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Committee approved marijuana record-erasure billHARTFORD — Those arrested for misdemeanor possession of marijuana would have their records erased after five years, under legislation that passed overwhelming in the Judiciary Committee on Monday.

In other cases, defendants whose charges are dropped prior to arraignment, or released when police admit to false arrest because of mistaken identity, would automatically have their records erased.

“We have to make sure that these things get erased,” said Sen. John Kissel, R-Enfield, ranking member of the committee.

The bill, which was combined with another piece of legislation that would allow for those accused of nonviolent misdemeanors to avoid bail requirements, next heads to the Senate.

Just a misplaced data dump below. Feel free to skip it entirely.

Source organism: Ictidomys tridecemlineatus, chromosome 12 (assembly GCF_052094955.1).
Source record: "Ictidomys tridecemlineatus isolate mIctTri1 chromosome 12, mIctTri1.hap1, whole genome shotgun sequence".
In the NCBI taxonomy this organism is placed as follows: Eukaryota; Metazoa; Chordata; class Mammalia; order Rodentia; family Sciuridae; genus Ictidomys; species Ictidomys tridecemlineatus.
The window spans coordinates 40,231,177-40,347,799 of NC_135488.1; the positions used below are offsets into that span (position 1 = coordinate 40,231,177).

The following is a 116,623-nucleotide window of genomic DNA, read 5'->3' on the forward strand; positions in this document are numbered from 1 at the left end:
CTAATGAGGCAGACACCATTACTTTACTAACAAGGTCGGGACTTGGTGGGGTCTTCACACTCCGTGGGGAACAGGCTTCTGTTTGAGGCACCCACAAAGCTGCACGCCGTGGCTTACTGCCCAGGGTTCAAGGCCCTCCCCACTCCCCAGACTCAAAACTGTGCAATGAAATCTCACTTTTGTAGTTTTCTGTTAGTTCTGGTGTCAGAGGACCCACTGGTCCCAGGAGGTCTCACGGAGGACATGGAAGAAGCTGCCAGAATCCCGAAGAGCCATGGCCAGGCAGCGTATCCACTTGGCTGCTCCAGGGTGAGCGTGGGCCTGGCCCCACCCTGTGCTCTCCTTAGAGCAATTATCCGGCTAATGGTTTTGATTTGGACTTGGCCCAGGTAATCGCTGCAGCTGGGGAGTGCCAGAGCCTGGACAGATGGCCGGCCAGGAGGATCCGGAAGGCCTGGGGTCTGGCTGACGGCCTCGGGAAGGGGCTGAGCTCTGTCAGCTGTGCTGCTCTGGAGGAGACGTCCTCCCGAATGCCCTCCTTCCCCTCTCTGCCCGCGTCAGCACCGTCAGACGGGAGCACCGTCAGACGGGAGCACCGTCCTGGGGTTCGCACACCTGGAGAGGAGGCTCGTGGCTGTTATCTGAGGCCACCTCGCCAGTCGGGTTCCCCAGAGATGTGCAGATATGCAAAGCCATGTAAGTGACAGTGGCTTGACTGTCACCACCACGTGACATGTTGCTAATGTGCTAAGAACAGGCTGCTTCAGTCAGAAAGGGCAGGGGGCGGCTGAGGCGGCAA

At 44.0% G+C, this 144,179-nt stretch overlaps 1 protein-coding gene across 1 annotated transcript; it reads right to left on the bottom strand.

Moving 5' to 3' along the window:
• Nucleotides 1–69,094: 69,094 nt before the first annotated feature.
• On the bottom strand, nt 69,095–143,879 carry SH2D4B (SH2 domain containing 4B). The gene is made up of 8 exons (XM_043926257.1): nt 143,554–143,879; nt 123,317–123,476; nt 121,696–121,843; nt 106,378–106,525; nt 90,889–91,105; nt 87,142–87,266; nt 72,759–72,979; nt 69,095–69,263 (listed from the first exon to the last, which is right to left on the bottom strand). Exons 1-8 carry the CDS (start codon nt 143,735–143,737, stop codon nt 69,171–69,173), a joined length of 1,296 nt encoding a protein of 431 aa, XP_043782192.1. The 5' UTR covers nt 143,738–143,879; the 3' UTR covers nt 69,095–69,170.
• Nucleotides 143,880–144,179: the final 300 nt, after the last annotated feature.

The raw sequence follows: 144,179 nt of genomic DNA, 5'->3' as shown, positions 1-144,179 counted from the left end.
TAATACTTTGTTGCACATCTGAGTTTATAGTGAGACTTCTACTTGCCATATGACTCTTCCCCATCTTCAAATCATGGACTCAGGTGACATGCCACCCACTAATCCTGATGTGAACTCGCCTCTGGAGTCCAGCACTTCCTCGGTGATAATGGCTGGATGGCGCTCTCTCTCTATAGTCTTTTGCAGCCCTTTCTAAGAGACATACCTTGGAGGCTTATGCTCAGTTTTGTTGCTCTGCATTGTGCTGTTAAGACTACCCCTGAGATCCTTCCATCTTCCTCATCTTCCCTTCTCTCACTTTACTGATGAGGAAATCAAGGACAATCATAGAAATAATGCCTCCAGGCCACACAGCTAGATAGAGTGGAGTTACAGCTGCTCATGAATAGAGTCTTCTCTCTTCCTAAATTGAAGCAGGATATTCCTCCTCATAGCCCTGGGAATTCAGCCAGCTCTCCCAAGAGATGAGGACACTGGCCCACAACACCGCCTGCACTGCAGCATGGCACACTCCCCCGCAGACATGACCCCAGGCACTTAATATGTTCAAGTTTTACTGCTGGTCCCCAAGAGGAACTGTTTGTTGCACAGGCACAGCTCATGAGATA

Rep. Tom O’Dea, R-New Canaan, said he was concerned that erasing records could take away a town’s ability to defend itself in court. Sen. Eric T. Coleman, D-Bloomfield, co-chairman of the committee, said that while the records would not be disclosed to the public, they still would be retained.

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“I just don’t see this working,” said Rep. Richard A. Smith, R-New Fairfield. “Let the onus be on the person convicted, to come back after five years and say ‘my record is clean, please erase it.’ ”

Rep. Stephen G. Harding, Jr., R-Brookfield, said he was worried about defendants released without posting bail failing to appear later in court.

“The underlying crime that an individual is charged with is not the most important factor involved in setting bail,” Harding said. “I fear this may distort that and take away some discretion from judges.”

Harding, O’Dea and Smith voted against the legislation.

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